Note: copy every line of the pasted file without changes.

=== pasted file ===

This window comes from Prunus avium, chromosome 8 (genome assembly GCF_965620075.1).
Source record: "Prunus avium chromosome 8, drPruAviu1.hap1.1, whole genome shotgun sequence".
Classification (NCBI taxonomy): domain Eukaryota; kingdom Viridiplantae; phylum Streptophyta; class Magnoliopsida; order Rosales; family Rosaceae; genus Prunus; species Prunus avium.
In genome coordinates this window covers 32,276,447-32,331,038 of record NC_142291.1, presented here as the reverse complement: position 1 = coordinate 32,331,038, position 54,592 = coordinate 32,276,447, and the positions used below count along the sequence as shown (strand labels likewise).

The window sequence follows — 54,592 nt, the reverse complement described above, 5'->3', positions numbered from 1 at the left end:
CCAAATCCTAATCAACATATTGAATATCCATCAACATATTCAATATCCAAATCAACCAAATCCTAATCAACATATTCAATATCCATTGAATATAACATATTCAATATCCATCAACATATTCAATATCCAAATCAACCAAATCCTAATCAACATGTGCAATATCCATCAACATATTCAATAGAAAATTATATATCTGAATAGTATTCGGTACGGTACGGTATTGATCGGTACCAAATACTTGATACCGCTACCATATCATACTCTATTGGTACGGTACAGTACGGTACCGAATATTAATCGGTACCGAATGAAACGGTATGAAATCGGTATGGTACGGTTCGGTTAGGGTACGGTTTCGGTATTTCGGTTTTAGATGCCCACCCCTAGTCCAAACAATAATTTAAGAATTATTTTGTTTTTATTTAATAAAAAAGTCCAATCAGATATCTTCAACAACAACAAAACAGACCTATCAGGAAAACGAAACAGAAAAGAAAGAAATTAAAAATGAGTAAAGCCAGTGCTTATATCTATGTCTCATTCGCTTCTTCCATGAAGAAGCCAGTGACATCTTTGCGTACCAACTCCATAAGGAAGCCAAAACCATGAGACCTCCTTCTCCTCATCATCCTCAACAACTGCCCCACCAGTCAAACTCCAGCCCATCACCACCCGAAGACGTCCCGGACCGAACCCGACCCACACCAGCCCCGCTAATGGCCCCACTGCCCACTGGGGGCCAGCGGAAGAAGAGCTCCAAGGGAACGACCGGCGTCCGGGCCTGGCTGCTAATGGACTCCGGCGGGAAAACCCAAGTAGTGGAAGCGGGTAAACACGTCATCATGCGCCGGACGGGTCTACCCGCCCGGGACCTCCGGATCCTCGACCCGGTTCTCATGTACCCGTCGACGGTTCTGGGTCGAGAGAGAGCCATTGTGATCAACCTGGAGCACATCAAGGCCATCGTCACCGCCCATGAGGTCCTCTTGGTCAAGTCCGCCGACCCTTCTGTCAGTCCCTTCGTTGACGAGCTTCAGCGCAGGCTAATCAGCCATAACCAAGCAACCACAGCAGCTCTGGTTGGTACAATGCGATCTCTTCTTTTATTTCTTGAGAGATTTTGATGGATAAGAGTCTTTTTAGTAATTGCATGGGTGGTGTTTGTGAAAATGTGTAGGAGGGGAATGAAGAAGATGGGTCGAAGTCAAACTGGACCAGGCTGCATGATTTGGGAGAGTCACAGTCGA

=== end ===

This window comes from Prunus avium, chromosome 8 (genome assembly GCF_965620075.1).
Source record: "Prunus avium chromosome 8, drPruAviu1.hap1.1, whole genome shotgun sequence".
Classification (NCBI taxonomy): domain Eukaryota; kingdom Viridiplantae; phylum Streptophyta; class Magnoliopsida; order Rosales; family Rosaceae; genus Prunus; species Prunus avium.
In genome coordinates this window covers 32,276,447-32,331,038 of record NC_142291.1, presented here as the reverse complement: position 1 = coordinate 32,331,038, position 54,592 = coordinate 32,276,447, and the positions used below count along the sequence as shown (strand labels likewise).

The window sequence follows — 54,592 nt, the reverse complement described above, 5'->3', positions numbered from 1 at the left end:
CCAAATCCTAATCAACATATTGAATATCCATCAACATATTCAATATCCAAATCAACCAAATCCTAATCAACATATTCAATATCCATTGAATATAACATATTCAATATCCATCAACATATTCAATATCCAAATCAACCAAATCCTAATCAACATGTGCAATATCCATCAACATATTCAATAGAAAATTATATATCTGAATAGTATTCGGTACGGTACGGTATTGATCGGTACCAAATACTTGATACCGCTACCATATCATACTCTATTGGTACGGTACAGTACGGTACCGAATATTAATCGGTACCGAATGAAACGGTATGAAATCGGTATGGTACGGTTCGGTTAGGGTACGGTTTCGGTATTTCGGTTTTAGATGCCCACCCCTAGTCCAAACAATAATTTAAGAATTATTTTGTTTTTATTTAATAAAAAAGTCCAATCAGATATCTTCAACAACAACAAAACAGACCTATCAGGAAAACGAAACAGAAAAGAAAGAAATTAAAAATGAGTAAAGCCAGTGCTTATATCTATGTCTCATTCGCTTCTTCCATGAAGAAGCCAGTGACATCTTTGCGTACCAACTCCATAAGGAAGCCAAAACCATGAGACCTCCTTCTCCTCATCATCCTCAACAACTGCCCCACCAGTCAAACTCCAGCCCATCACCACCCGAAGACGTCCCGGACCGAACCCGACCCACACCAGCCCCGCTAATGGCCCCACTGCCCACTGGGGGCCAGCGGAAGAAGAGCTCCAAGGGAACGACCGGCGTCCGGGCCTGGCTGCTAATGGACTCCGGCGGGAAAACCCAAGTAGTGGAAGCGGGTAAACACGTCATCATGCGCCGGACGGGTCTACCCGCCCGGGACCTCCGGATCCTCGACCCGGTTCTCATGTACCCGTCGACGGTTCTGGGTCGAGAGAGAGCCATTGTGATCAACCTGGAGCACATCAAGGCCATCGTCACCGCCCATGAGGTCCTCTTGGTCAAGTCCGCCGACCCTTCTGTCAGTCCCTTCGTTGACGAGCTTCAGCGCAGGCTAATCAGCCATAACCAAGCAACCACAGCAGCTCTGGTTGGTACAATGCGATCTCTTCTTTTATTTCTTGAGAGATTTTGATGGATAAGAGTCTTTTTAGTAATTGCATGGGTGGTGTTTGTGAAAATGTGTAGGAGGGGAATGAAGAAGATGGGTCGAAGTCAAACTGGACCAGGCTGCATGATTTGGGAGAGTCACAGTCGA